iters_next = iters + 1
close = abs (x_next - x) < 1
msg_new
| close && (x_next * x_next == n) = "Exact"
| close = "Low"
| otherwise = "None"

{- The Baby Step Giant Step method for the discrete logarithm using an array for storage. Runs in O(n) time
-- Input x -- the number to take the discrete logarithm of
-- Input a -- the base of the logarithm
-- Input modulus -- the modulus of the logarithm
-- Return y where a^y = x (mod modulus)
Sample and check: ghci> babyStepGiantStepList 7 17 11
Right 3
ghci> 17^3 `mod` 11
7
-}
babyStepGiantStepList :: Integer -> Integer -> Integer -> Either String Integer
babyStepGiantStepList x a modulus
| modulus > 1000000 = Left "Modulus is limited to 1000000"
| gcdEuclid a modulus /= 1 = Left "Base and modulus must be relatively prime"
| otherwise = babyStepGiantStepListLoop done no_solution the_table m x a_to_minus_m modulus i 0
where (root, msg, _) = integerSquareRoot modulus
done = False
no_solution = False
the_table = [(x, powMod a x modulus) | x <- [0 .. m]]
m = if msg == "Exact" then root else root + 1
a_to_minus_m = inverseEuclid (a^m) modulus
i = 0

babyStepGiantStepListLoop :: Bool -> Bool ->[(Integer, Integer)] -> Integer -> Integer -> Integer -> Integer -> Integer -> Integer -> Either String Integer
babyStepGiantStepListLoop True _ _ _ _ _ _ _ rv = Right rv
babyStepGiantStepListLoop _ True _ m _ _ _ i _
| m == i = Left "No solution"
| otherwise = Left "Programming Error!"
babyStepGiantStepListLoop done no_solution the_table m gamma a_to_minus_m modulus i rv = babyStepGiantStepListLoop new_done new_no_solution the_table m new_gamma a_to_minus_m modulus new_i new_rv
where possible_match = [ j | (j, k) <- the_table, k == gamma]
new_done = length possible_match == 1
j = if new_done then possible_match!!0 else 0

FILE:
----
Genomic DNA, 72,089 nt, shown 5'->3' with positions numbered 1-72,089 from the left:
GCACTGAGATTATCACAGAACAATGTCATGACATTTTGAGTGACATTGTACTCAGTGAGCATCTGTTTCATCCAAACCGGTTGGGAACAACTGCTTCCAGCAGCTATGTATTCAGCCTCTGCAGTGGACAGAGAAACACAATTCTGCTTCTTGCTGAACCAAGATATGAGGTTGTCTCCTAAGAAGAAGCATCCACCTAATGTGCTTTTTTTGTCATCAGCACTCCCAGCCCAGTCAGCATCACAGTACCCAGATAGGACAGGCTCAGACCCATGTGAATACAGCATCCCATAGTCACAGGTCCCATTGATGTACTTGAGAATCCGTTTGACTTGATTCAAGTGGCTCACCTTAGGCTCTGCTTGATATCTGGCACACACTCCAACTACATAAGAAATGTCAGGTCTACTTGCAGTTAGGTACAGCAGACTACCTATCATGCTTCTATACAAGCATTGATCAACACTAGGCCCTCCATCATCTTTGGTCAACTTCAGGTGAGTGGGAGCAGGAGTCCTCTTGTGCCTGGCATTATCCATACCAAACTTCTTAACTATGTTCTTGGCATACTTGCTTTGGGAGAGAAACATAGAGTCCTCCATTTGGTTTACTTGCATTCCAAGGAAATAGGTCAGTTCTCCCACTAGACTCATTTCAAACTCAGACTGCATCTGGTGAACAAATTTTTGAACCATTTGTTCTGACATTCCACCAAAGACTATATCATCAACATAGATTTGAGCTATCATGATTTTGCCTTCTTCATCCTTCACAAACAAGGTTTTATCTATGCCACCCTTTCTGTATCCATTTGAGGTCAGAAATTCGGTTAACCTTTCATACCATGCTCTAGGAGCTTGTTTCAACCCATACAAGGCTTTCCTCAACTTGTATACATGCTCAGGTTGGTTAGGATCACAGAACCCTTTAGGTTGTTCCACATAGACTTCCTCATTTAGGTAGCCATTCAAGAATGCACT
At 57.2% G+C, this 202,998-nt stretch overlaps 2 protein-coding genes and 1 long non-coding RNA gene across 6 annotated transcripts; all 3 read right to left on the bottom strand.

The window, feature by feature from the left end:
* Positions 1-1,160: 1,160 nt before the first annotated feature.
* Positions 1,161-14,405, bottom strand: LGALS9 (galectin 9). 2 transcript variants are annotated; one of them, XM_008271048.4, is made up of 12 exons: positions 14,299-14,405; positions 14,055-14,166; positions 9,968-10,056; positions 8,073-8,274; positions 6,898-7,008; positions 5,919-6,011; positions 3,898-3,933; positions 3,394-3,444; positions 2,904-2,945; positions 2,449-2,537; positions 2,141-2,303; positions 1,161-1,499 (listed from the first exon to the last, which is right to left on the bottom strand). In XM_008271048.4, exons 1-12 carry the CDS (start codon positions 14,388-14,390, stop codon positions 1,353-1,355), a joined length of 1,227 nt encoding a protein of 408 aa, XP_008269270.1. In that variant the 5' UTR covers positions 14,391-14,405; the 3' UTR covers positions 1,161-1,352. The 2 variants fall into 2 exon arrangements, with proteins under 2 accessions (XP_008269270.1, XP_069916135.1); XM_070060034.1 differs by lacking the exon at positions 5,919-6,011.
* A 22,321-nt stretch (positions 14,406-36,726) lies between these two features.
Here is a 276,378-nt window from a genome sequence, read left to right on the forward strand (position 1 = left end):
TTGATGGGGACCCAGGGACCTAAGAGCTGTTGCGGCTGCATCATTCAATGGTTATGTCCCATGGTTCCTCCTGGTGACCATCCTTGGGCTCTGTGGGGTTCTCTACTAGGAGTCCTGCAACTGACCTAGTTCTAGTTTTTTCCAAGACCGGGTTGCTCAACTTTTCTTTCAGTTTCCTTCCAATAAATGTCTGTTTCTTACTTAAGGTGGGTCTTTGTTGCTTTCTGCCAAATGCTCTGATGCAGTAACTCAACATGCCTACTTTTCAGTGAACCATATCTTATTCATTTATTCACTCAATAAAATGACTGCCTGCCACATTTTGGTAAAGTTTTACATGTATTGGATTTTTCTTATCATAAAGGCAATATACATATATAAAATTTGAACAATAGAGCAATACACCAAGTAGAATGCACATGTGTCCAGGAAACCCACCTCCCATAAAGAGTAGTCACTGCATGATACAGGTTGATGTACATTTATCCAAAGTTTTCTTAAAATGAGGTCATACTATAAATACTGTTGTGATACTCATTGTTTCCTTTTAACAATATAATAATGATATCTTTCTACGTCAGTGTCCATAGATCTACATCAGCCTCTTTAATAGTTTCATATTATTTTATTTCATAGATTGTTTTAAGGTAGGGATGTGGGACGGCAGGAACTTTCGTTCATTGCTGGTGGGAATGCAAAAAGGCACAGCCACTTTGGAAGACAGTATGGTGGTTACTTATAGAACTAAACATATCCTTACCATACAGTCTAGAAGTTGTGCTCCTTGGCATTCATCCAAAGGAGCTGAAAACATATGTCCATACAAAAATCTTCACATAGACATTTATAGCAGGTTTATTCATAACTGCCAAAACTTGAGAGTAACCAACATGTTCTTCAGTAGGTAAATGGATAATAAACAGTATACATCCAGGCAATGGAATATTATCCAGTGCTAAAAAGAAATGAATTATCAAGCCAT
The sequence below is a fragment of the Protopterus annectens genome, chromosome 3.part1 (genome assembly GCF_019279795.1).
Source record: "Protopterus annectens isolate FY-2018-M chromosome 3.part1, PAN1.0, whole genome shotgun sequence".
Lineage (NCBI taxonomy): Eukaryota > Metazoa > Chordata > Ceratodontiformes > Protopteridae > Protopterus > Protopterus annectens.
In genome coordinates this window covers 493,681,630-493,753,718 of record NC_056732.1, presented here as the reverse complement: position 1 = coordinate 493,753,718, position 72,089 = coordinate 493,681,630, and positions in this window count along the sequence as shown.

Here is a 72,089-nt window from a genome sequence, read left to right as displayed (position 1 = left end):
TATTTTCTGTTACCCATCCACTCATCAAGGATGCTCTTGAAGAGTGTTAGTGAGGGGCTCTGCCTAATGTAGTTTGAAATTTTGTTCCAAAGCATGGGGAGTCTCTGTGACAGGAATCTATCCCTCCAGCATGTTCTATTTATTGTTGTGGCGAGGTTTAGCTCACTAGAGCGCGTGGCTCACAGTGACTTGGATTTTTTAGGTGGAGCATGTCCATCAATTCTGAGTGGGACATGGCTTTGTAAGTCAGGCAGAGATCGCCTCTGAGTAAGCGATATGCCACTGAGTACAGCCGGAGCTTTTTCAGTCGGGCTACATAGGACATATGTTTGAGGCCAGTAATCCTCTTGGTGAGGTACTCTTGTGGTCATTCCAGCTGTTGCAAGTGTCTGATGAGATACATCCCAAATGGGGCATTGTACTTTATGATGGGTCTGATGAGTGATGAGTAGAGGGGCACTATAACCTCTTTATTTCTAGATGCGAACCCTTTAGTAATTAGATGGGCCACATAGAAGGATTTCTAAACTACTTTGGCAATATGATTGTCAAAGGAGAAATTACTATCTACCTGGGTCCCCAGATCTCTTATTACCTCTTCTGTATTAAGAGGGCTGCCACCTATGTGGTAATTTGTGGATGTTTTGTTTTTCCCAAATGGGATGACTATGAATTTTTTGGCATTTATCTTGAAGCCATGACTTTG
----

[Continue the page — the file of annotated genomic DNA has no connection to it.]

new_rv = if new_done then i * m + j else 0
new_gamma = (gamma * a_to_minus_m) `mod` modulus
new_i = i + 1
new_no_solution = not done && new_i == m

{- The Baby Step Giant Step method for the discrete logarithm using a map (hash) for storage. Runs in O(sqrt(n)) time
-- Input x -- the number to take the discrete logarithm of
-- Input a -- the base of the logarithm
-- Input modulus -- the modulus of the logarithm
-- Return -- y where a^y = x (mod modulus)
Sample and check: ghci> babyStepGiantStep 7 17 11
Right 3
ghci> 17^3 `mod` 11
7
-}
babyStepGiantStep :: Integer -> Integer -> Integer -> Either String Integer
babyStepGiantStep x a modulus
| modulus > 1000000 = Left "Modulus is limited to 1000000"
| gcdEuclid a modulus /= 1 = Left "Base and modulus must be relatively prime"
| otherwise = babyStepGiantStepLoop done no_solution the_map m x a_to_minus_m modulus i 0
where (root, msg, _) = integerSquareRoot modulus
done = False
no_solution = False
the_map = Map.fromList \$ [(powMod a x modulus, x) | x <- [0 .. m]]
m = if msg == "Exact" then root else root + 1
a_to_minus_m = inverseEuclid (a^m) modulus
i = 0

babyStepGiantStepLoop :: Bool -> Bool -> Map.Map Integer Integer -> Integer -> Integer -> Integer -> Integer -> Integer -> Integer -> Either String Integer
babyStepGiantStepLoop True _ _ _ _ _ _ _ rv = Right rv
babyStepGiantStepLoop _ True _ m _ _ _ i _
| m == i = Left "No solution"
| otherwise = Left "Programming Error!"
babyStepGiantStepLoop done no_solution the_map m gamma a_to_minus_m modulus i rv = babyStepGiantStepLoop new_done new_no_solution the_map m new_gamma a_to_minus_m modulus new_i new_rv
where hold_j = Map.lookup gamma the_map
new_done = not \$ Maybe.isNothing hold_j